Representative Dave Camp (R – Michigan), Chairman of House Ways and Means, unveiled his tax-reform plan yesterday, and it includes 1) reducing the number of individual tax brackets from 7 to 3 (10%, 25% and 35%), 2) “income from some types of domestic manufacturing would only be taxed at 25%” (including farming and oil drilling), 3) raising the standard deduction to help simplify the tax filing experience, 4) increase the child tax credit, 5) reduce the mortgage interest deduction cap from $1mn to $500k, 6) eliminate state and local income tax deductions, 7) modify capital gains a bit (60% at ordinary rate, exclude other 40% from tax) 8) tax publicly traded private equity partnerships (excluding energy MLPs) at the corporate tax rate, and 9) introduce a new bank tax, “a quarterly tax of .035% on assets in excess of $500 billion” for the nation’s largest systemically important companies, mostly the big banks (JPMorgan, Bank of America, Citi, Wells, Goldman, Morgan Stanley etc.) but also companies like GE (and maybe Berkshire?). This is the “Financial Crisis Responsibility Fee” Obama was talking about back in 2010. Felix Salmon points out the difference, however, between the old Fee and the new one: “The Obama tax was on liabilities: it specifically excluded deposits…and it would have been levied on all financial institutions with more than $50 billion in assets. It was set at 0.15%, and was designed to raise $90 billion over ten years. The Camp tax, by contrast, is on assets, which means that deposits sort-of get taxed twice (first tax being FDIC insurance); but that means it can also be set much lower, and the size cap be raised much higher, while still raising the same amount of money.” Really what it comes down to is a “too-big-to-fail” tax intended to provide incentive on the nation’s biggest banks/insurance/financial-hybrid companies to shrink a little bit (working?). The general consensus is basically this: look at how courageous Dave Camp is being! Also, this thing doesn’t stand a chance in Mitch-McConnell-Hell. Meanwhile, no more “Insider Trading 2.0” for Wall Street: “eighteen brokerages…agreed to end their participation in analyst survey programs as a result of the New York Attorney General’s investigation into the early release of Wall Street analyst sentiment.” Speaking of analysts, this should win the Oscar for “Best No-Strings-Attached Conversation Between A CEO And His Adoring Wall Street Analyst.” Finally, in a rising interest rate environment, banks prefer losses they don’t have to talk about (i.e. “Held-To-Maturity” accounting magic).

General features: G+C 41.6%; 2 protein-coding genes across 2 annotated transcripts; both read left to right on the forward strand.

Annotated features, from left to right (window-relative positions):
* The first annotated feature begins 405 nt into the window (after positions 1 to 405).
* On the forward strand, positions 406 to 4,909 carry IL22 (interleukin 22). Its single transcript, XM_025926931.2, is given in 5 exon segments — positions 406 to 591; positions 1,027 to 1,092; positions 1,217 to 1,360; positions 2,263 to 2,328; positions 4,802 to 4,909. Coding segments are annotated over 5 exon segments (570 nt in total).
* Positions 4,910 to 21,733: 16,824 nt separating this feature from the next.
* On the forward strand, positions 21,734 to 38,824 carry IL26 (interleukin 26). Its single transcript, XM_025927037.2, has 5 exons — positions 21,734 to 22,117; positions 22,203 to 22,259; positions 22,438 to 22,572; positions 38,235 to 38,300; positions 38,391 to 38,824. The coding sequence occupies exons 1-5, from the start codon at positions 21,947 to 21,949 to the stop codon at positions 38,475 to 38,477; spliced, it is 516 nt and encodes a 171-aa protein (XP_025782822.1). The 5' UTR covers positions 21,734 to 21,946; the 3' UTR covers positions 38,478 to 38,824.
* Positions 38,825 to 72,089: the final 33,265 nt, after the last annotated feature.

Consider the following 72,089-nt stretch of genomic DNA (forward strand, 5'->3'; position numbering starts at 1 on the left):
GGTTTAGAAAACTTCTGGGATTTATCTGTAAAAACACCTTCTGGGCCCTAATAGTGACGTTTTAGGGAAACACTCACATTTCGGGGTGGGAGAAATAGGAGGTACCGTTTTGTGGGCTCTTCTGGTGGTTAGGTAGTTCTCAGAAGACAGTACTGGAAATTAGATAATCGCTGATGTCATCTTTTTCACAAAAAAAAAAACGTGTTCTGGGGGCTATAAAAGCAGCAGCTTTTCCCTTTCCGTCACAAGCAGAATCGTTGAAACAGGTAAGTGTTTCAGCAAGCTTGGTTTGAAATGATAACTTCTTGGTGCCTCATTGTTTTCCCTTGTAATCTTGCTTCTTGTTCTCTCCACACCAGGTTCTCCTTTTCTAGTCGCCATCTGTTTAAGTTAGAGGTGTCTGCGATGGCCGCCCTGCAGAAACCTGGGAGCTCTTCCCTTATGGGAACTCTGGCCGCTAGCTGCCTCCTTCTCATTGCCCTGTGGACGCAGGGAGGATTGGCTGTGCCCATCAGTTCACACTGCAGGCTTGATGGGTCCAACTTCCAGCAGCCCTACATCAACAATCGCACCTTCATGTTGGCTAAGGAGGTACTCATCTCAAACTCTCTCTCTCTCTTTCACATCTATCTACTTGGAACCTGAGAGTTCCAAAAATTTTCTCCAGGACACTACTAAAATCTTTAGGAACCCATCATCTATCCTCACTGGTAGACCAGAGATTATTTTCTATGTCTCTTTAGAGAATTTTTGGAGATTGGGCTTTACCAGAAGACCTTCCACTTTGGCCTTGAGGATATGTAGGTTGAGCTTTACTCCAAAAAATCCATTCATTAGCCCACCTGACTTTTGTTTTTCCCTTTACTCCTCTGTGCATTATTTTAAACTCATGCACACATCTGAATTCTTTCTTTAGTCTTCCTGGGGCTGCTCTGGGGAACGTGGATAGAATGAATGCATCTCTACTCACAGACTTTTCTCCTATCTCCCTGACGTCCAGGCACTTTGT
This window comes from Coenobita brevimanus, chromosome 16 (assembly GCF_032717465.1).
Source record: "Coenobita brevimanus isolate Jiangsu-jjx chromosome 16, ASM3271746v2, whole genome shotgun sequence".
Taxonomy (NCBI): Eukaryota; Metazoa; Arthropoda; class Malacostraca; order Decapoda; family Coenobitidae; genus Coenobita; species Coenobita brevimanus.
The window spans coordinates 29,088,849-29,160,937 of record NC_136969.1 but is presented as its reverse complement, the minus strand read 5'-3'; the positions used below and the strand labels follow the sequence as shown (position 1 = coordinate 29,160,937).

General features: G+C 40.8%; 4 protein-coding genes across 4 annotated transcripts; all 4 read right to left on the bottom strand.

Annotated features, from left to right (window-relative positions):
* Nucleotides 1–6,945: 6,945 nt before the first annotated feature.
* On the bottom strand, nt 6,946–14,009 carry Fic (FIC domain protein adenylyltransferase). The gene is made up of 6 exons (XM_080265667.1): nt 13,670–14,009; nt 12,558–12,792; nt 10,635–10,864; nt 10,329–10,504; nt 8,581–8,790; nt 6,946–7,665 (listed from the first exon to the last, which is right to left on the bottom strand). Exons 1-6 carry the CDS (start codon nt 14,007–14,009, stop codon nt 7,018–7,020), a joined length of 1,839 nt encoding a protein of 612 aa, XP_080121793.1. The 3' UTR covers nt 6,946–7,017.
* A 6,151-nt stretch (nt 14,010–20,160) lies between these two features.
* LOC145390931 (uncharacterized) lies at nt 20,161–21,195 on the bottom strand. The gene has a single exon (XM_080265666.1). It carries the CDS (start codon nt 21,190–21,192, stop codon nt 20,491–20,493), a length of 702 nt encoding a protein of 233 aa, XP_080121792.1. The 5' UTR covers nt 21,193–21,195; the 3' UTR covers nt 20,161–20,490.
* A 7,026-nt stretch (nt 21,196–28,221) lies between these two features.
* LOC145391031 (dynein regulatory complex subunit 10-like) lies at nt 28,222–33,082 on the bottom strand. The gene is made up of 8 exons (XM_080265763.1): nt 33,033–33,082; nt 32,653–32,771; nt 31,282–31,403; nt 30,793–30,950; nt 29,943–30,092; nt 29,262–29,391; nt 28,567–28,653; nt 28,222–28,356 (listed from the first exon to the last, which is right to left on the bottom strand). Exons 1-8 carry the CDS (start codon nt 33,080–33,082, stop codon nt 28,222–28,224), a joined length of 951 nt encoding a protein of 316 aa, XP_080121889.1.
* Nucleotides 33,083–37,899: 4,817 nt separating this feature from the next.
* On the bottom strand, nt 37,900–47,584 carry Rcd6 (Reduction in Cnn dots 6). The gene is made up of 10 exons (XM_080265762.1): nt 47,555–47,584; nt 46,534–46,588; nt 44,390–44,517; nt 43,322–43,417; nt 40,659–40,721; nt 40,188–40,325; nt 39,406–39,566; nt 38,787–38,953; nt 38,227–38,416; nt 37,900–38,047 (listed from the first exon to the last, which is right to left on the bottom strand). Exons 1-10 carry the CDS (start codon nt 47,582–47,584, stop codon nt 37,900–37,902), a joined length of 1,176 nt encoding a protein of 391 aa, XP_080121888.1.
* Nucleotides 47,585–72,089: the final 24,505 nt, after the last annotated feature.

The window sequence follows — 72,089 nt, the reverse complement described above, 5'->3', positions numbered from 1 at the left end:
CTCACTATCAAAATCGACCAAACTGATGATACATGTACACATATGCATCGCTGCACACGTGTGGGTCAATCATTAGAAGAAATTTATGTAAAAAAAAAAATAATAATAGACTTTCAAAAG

Feeling Force Fed? Try Value Stocks.
It may be a good idea to ask cheap stocks to a dance: “In the aftermath of last year’s market party, the most expensive quintile of global stocks now trades at 8.1 times book value, or almost four times higher than the global stock market as a whole…Meanwhile, the cheapest quintile sells at 0.9 times book value, a 57% discount to the market and around its historical average in both absolute and relative terms. In the past, differences of this magnitude between the valuations of cheap and expensive stocks have heralded outsized value outperformance.” Meanwhile, here’s 5 tech stocks (MSFT, GOOG, AAPL, ORCL and CSCO) and how they stack up in terms of cash and PE. Also, James Montier of GMO says we’re in the midst of a “foie gras bubble”: “we’re all being force fed risk assets. It’s an unpleasant experience, when you’re playing goose to the central bank’s farmer.” Quite. Also, here’s 10 Value investing blogs James Montier would just be crazy not to follow.
All Silicon Valley tech companies start out of a garage, so the story goes. Apparently British tech companies start out of “dark alleyways encrusted with bird poop” or something. Anyways, this is a great story about how the embarrassingly successful lads at ARM have become the David to Intel’s Goliath.
“This year, more than half of those surveyed said they investigated an issue after reading a blog, and more than one in four said they have made an investment decision based around a blog post.”
“Shortly after Mt. Gox’s chief executive officer, Mark Karpeles, quit [The Bitcoin Foundation]’s board on Feb. 24, the group briefed the Manhattan U.S. Attorney’s office with information about the possible theft of as much as $400 million from the Bitcoin exchange.”